Miniature 9-Axis Inertial Module with 32-bit Processing Unit from STMicroelectronics Boosts Realism and Accuracy in Gaming, Robotics, and Navigation


MEMS leader unveils a compact 9 degrees-of-freedom motion-sensing module with powerful processing capabilities

Geneva - STMicroelectronics (NYSE: STM), a global semiconductor leader serving customers across the spectrum of electronics applications and the leading supplier of MEMS (Micro-Electro-Mechanical Systems) for consumer and portable applications[1], has introduced INEMO-M1, a smart multi-sensor module offering 9-degrees-of-freedom[2] sensing and a 32-bit processing unit. The integration of complex motion and magnetic sensing with powerful processing capabilities and dedicated software in a miniaturized module brings an extraordinary degree of realism to Gaming, Human Machine Interface, Robotics, Portable Navigation Devices, and Patient Monitoring.

The INEMO-M1 System-on-Board completely senses and assimilates linear acceleration, angular velocity, earth gravity and heading, enabling users to precisely detect their direction, orientation and movements in all three dimensions. The sensing accuracy can be further enhanced with the 32-bit processing unit's capability to embed dedicated sensor-fusion software, integrating the outputs from all the sensors and employs sophisticated prediction and filtering algorithms to automatically correct measurement distortions and inaccuracies.

"INEMO-M1 combines 9 degrees-of-freedom sensing with motion-data processing capabilities and a dedicated sensor-fusion algorithm," said Matteo Lo Presti, Group Vice President in STMicroelectronics' Industrial & Multisegment Sector. "This fully integrated and flexible solution is set to augment user experiences in a wide variety of applications, including gaming, augmented reality, optical image stabilization, advanced navigation, robotics and body motion reconstruction."

The INEMO-M1 is the first member of the new System-on-Board family built around ST's award-winning[3] iNEMO smart multi-sensor technology. The compact 13 x 13 x 2mm unit integrates a 6-axis geomagnetic sensor, a 3-axis gyroscope, and an STM32, ST's market-leading ARM-Cortex based 32-bit microcontroller. The iNEMO module offers a wide range of interfaces, including USB 2.0, CAN, USART, SPI, I2C, analog-to-digital channels for external inputs, and flexible power-supply options.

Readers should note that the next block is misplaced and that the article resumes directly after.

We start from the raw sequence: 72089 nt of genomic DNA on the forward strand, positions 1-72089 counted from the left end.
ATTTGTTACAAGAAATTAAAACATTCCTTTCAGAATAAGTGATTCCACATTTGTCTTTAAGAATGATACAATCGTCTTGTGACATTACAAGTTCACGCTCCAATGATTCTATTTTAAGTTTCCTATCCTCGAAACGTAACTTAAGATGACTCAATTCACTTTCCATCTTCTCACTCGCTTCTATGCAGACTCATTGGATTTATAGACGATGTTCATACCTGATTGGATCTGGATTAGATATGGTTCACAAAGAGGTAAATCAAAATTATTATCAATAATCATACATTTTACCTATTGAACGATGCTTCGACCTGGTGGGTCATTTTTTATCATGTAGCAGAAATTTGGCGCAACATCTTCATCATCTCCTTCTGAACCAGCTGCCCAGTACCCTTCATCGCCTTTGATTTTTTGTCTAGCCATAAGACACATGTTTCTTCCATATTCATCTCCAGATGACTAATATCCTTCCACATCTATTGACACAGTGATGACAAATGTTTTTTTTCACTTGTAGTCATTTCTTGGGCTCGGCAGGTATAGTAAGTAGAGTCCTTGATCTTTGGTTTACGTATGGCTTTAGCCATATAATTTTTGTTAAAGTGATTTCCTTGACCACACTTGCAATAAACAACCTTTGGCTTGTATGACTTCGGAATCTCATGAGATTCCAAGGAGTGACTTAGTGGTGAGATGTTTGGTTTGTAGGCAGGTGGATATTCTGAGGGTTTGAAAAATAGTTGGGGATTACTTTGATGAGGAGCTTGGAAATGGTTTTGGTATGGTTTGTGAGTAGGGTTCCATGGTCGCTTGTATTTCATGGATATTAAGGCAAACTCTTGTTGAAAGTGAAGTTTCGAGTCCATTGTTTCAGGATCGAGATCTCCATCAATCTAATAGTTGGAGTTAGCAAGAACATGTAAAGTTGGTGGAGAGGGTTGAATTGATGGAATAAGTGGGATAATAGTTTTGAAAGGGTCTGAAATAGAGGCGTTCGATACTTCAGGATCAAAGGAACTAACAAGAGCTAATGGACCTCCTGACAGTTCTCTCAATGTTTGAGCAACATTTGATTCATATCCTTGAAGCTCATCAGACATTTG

The INEMO-M1 module forms the core of the sensor nodes in ST's recently unveiled smart-suit prototype for Inertial Body Motion Reconstruction that recognizes complex movements of the wearer's body and translates them to a digital model with outstanding precision and speed.

IHS iSuppli, a market research firm, forecasts the market for 9-axis sensor fusion[4] in handsets and media tablets to exceed $1.3 billion by 2015.

ST's INEMO-M1 System-on-Board is sampling now to select customers and volume production is scheduled for Q2 2012. Please contact your ST sales office for pricing options and sample requests.

For further information on ST"s iNEMO Inertial Modules please go to: www.st.com/internet/analog/subclass/1448.jsp
iNEMO and STM32 are registered trademarks of STMicroelectronics. ARM and Cortex are trademarks of ARM.

About STMicroelectronics

STMicroelectronics is a global leader serving customers across the spectrum of electronics applications with innovative semiconductor solutions. ST aims to be the undisputed leader in multimedia convergence and power applications leveraging its vast array of technologies, design expertise and combination of intellectual property portfolio, strategic partnerships and manufacturing strength. In 2011, the Company's net revenues were $9.73 billion. Further information on ST can be found at www.st.com.

1. IHS iSuppli: H1 2011 Consumer and Mobile MEMS Market Tracker, August 2011

2. 9 degrees of freedom is calculated as 3 axes of linear motion + 3 axes of angular motion + 3 axes of magnetic motion

3. iNEMO has received a Wall Street Journal Technology Innovation Award and a Computerworld Honors recognition

4. Global combined revenue for accelerometers, compasses and gyroscopes used as a trio

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